Hannah Arendt ignited controversies during her life, and many of these controversies continued after her death. Margarethe von Trotta‘s filmed biography catches some of them (like the fascination that turned into a love story between the bright Jewish student and the much elder philosopher Heidegger, a Nazi sympathizer) and focuses on one specifically – Arendt’s coverage of the Eichmann trial and her relationship with fellow Jews, the Jewish state and eventually to her own Jewishness. A precipice separated Hanna Arendt’s views from the one of the Jewish Israelis. Where the survivors in Israel were seeing a process of justice in the name of the millions murdered with no justice of mercy, the American refugee was seeing a public revenge that was not judging the deeds of Eichmann but the wrongs of the system to which he belonged. Let me say that as an Israeli I have little sympathy for her lack of sympathy towards Israel, yet I believe that on the ideas plan Hannah Arendt (the film) makes a convincing case for the humanistic views of Hannah Arendt the philosopher. Unfortunately this does not turn into a good movie.

 

source www.movie-magazin.de

source www.movie-magazin.de

 

The story in the film starts with the kidnapping of Eichmann in Argentina by the agents of Mossad. The next scene introduces the American philosopher of Jewish origin and German culture learning the news and commenting them with her husband in their apartment with a view in New York. She had written a book (maybe even the ultimate book) about the roots of evil, so she must travel to Israel and watch the trial of Eichmann in order to understand and see the instantiation of evil with her own eyes. Arrived in Israel she comes to the realization that the source of the crimes of Eichmann is not in ideology and not in some malady, but in the blind allegiance to rules, and in the refusal to measure the orders he received and his own deeds on a human or moral scale. This brings her in conflict with the greatest majority of her Jewish and Israeli friends, as the gap between the perceptions is immediately obvious. Despite having lived through similar ordeals, her conclusions are different and among all she misses the tribal instinct that brings together people of the same ethnic origin. She loves people and friends, not nations and countries, not even her own.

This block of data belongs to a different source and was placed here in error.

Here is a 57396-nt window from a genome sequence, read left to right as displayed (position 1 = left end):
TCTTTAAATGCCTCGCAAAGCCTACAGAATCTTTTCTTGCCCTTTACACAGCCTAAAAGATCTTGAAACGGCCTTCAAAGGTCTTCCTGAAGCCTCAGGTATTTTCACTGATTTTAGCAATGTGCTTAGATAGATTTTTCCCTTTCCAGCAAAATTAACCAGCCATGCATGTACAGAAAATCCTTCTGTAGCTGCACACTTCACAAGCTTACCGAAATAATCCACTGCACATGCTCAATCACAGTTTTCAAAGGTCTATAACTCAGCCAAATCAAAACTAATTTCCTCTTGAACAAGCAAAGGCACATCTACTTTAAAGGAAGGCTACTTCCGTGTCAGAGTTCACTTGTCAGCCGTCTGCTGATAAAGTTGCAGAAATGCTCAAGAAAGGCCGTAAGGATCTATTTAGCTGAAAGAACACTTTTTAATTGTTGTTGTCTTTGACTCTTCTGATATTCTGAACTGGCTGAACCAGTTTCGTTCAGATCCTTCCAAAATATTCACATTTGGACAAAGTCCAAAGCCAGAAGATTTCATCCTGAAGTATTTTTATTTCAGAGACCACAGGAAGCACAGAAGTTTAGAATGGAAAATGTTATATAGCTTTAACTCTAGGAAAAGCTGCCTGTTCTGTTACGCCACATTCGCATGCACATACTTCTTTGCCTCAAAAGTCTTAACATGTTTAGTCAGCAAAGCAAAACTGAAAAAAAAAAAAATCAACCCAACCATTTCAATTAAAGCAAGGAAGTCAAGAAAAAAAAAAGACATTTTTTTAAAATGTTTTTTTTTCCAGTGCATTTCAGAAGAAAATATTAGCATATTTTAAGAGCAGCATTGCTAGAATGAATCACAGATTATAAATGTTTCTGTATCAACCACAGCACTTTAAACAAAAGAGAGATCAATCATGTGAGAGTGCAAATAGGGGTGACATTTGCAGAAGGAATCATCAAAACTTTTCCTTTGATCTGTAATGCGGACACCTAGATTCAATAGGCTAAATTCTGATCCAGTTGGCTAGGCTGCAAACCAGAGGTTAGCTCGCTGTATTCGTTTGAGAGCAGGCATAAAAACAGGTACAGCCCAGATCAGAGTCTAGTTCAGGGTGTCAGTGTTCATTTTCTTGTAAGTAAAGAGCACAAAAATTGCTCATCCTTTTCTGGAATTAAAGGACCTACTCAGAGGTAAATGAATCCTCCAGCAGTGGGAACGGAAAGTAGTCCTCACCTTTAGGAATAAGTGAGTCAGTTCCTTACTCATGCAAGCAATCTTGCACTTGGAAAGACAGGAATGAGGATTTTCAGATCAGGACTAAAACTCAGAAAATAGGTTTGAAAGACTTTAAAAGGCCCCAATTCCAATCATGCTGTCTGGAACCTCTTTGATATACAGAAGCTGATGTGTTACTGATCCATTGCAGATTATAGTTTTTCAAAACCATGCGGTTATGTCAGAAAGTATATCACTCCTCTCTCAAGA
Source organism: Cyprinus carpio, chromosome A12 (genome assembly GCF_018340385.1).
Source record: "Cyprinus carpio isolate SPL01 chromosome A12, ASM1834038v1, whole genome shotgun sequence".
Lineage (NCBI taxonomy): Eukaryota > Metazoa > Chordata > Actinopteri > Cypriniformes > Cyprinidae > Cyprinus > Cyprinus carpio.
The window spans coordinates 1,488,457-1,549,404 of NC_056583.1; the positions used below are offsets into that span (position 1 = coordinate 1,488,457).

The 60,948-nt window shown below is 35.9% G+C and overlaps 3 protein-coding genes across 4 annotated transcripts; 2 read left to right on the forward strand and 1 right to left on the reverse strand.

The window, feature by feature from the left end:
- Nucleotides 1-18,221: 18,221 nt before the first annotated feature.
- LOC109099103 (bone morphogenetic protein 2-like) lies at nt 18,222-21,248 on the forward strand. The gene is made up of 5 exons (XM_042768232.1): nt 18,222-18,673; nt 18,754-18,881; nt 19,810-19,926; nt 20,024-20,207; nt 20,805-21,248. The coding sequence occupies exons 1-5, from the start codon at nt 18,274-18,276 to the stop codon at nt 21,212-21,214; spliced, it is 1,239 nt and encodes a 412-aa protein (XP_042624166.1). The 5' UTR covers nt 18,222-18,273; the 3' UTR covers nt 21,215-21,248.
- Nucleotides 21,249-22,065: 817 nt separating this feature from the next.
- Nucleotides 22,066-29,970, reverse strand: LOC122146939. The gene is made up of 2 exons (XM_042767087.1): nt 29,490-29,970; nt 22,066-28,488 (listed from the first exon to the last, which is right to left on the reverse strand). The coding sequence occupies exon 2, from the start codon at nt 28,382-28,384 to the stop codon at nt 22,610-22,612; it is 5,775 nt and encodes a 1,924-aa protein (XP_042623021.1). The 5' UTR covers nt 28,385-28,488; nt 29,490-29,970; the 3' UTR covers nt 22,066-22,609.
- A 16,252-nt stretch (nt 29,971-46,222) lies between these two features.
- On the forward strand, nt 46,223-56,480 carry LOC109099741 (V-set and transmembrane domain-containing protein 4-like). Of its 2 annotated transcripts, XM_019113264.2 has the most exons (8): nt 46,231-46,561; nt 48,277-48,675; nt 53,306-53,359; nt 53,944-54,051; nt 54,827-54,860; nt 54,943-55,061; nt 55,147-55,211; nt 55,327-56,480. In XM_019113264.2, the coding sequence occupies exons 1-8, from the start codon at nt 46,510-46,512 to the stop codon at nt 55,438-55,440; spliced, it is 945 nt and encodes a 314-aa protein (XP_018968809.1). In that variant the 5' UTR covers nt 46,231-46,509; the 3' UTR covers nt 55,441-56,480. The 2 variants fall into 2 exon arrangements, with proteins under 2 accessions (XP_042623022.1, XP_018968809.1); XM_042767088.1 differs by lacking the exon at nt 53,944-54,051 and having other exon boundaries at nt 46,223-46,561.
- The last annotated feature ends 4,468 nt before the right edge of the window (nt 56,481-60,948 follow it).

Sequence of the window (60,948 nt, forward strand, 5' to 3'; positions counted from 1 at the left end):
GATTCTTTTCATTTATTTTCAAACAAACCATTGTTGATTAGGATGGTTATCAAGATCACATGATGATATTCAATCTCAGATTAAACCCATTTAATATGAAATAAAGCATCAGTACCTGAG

(video source The Match Factory)

 

The problem with Hannah Arendt (the film) is that it is plainly and completely uninteresting film-making. It seldom exceeds the borders of respectful but boring biographical movies. There is only one memorable scene in the film, the one where the philosopher talks to her students and the staff of the university – Barbara Sukowa is passionate and convincing, succeeding to bring on her side not only the audience in the film, but also the viewers in the cinema hall. The rest is full with banal and rhetoric verbiage, a lot of stereotypes, and non-significant domestic intrigue. I wonder if Hannah Arendt, the rebellious philosopher and nonconformist character would have liked this film. I doubt it.